It’s pumpkin time once again, and the stores are brimming with all colors, sizes and shapes. It’s easy to forget that pumpkins are more than an ornament to set on a table or porch, and that during these few weeks leading up to Halloween and Thanksgiving we can buy all sorts of exotic pumpkins to eat. Several years ago, I wrote a postabout the fairytale pumpkin, or Musquée de Provence—a French pumpkin that is delicious—bright orange, sweet and flavorful, and fabulous in sweet as well as savory recipes.
There is a lot of food in a fairytale pumpkin so it can be a little overwhelming to know what to do with all of that pumpkin. If you aren’t cooking for a crowd, you can freeze the flesh either raw or cooked for up to 6 months so you can have plenty on hand for all of your favorite pumpkin recipes.
I love squash soup and have shared several recipes here. But on Saturday my mom gave me a copy of her Heirloom Gardener Magazine with a recipe for African Peanut Soup, originally from The Baker Creek Vegan Cookbook, and it sounded so delicious that I thought it would be a perfect time to cut open another Musquée de Provence. The pumpkin was perfect for this recipe as it is sweet and creamy. I haven’t tried making it with sweet potatoes but I can’t imagine it could be better. Larry and I devoured our soup, oohing and awing the whole time. It is unbelievably delicious, and after we were done, Larry rated it 12 stars out of 10. (And with a salad and a slice of bread, it made for a very filling and satisfying meal.)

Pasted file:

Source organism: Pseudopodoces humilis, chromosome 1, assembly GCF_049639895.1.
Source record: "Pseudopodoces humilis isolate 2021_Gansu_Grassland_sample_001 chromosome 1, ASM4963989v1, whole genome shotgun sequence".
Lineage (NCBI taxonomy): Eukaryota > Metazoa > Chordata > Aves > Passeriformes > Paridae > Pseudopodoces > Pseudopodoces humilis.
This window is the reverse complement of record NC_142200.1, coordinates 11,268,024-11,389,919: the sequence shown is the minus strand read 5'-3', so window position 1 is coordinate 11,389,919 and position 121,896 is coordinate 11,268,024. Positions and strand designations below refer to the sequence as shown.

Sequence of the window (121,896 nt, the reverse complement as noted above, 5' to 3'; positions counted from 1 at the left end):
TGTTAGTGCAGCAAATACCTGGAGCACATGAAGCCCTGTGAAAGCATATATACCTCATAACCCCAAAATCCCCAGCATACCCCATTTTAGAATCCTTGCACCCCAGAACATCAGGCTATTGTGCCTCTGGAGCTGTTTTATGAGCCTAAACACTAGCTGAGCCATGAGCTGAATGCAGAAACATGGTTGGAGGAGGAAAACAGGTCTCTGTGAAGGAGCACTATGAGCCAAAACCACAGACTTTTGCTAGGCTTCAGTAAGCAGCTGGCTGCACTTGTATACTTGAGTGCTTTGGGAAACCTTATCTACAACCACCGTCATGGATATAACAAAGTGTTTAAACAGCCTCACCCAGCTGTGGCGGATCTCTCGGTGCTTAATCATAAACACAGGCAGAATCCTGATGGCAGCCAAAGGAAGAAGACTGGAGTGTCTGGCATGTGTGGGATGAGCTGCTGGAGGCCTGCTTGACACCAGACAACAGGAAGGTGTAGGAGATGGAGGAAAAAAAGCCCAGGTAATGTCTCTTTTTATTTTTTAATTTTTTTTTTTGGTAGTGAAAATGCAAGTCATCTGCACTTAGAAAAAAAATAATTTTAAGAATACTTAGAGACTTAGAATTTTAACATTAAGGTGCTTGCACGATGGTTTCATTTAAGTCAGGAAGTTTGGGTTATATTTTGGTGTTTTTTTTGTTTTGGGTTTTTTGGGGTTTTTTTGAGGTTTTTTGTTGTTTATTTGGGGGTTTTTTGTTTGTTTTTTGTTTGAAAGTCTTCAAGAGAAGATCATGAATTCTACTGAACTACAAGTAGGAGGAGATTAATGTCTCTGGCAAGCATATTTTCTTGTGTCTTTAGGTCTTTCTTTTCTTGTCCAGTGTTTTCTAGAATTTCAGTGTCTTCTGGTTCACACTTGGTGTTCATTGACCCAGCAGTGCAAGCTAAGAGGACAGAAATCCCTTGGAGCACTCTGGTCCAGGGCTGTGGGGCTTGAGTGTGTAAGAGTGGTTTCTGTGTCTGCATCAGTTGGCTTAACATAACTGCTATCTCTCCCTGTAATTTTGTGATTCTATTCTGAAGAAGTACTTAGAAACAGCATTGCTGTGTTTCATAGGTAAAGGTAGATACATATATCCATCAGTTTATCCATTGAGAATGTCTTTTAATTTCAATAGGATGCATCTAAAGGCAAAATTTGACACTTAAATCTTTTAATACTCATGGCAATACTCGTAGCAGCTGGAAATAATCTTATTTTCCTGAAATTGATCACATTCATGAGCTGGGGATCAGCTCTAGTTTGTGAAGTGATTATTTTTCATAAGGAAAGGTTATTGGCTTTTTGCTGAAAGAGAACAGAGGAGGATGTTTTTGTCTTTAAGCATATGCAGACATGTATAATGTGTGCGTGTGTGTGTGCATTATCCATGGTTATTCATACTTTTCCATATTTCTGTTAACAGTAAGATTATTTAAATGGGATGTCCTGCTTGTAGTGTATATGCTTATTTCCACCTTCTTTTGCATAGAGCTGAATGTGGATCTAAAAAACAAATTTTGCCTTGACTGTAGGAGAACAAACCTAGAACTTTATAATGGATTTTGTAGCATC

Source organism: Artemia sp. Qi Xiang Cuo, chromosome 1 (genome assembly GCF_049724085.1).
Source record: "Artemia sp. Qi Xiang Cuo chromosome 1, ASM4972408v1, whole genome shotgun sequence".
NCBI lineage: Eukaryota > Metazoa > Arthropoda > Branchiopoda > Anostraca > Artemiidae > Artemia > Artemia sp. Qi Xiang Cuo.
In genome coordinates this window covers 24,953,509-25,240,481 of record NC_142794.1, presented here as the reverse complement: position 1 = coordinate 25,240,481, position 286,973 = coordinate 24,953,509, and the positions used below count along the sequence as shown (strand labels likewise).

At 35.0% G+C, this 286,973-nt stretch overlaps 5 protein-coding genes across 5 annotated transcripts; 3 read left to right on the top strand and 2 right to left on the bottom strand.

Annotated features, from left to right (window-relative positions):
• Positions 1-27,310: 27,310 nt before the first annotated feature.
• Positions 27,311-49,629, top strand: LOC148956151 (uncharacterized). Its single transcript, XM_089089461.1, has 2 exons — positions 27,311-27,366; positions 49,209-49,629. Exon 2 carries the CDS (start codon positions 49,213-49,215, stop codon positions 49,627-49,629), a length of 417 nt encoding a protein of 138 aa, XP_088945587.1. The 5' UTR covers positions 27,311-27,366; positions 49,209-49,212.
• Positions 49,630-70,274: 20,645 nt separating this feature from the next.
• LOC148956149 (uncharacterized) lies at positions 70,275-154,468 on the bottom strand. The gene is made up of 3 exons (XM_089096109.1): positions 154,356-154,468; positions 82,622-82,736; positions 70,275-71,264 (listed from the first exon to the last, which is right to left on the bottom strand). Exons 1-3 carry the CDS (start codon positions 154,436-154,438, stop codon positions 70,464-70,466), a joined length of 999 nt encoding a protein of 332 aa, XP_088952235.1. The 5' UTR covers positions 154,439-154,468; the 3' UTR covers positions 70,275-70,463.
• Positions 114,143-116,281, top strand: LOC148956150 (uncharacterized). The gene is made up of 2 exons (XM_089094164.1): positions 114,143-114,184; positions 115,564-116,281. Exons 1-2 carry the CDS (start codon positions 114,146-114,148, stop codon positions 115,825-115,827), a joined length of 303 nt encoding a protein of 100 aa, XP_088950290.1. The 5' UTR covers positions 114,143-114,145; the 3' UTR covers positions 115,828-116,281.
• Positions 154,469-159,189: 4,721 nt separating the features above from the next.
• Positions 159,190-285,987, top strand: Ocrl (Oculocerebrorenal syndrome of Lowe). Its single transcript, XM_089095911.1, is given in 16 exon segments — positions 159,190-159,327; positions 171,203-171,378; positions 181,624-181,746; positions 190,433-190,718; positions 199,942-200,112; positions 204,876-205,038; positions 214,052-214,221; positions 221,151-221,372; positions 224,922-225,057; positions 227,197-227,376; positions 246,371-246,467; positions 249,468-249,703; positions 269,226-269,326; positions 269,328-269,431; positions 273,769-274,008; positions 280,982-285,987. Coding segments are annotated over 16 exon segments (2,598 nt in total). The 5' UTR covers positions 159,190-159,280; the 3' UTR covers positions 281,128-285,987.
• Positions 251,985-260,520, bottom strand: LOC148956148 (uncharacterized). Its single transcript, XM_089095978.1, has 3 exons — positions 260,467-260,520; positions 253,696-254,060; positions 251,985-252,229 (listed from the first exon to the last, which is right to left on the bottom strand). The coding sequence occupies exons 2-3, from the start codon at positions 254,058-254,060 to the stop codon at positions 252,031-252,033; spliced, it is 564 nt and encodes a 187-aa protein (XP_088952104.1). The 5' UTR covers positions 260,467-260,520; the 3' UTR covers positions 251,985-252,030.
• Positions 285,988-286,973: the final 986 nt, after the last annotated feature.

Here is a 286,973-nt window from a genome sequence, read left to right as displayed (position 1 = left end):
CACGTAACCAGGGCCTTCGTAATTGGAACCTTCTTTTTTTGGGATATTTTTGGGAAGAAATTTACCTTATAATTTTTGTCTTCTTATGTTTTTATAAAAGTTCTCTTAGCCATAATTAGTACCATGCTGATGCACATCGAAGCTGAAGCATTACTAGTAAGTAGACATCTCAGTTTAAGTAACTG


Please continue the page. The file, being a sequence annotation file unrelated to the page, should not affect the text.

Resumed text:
I will freeze enough of my fairytale pumpkin to make a big pot of this soup for Thanksgiving, as I will definitely serve everyone a cup of it for a first course this year.
African Peanut Soup
(from Emilee Gettle’s The Baker Creek Vegan Cookbook)
2 T coconut oil
1 large onion, chopped
1 lb (2 ½ cups) Beauregard sweet potatoes, butternut squash, or pumpkin (preferably fairytale)
4 cloves garlic, chopped
1 tablespoon minced ginger
½ teaspoon chili flakes
4 cups vegetable stock
1 (14.5-ounce0 can diced tomatoes in juice
¾ cup creamy natural-style peanut butter (unsalted)
1 t salt (may not need if your broth has salt in it)
¼ cup chopped toasted peanuts
Chopped cilantro leaves
Heat oil in a medium saucepan over medium-high heat. Add onions and sweet potatoes or squash and cook until onions are translucent and sweet potatoes or squash begins to soften, 5-6 minutes.
Note: For anyone allergic to peanuts, you could substitute tahini (and a little cumin) for the peanut butter and, although it wouldn’t have the same flavor, I am sure it would also be delicious!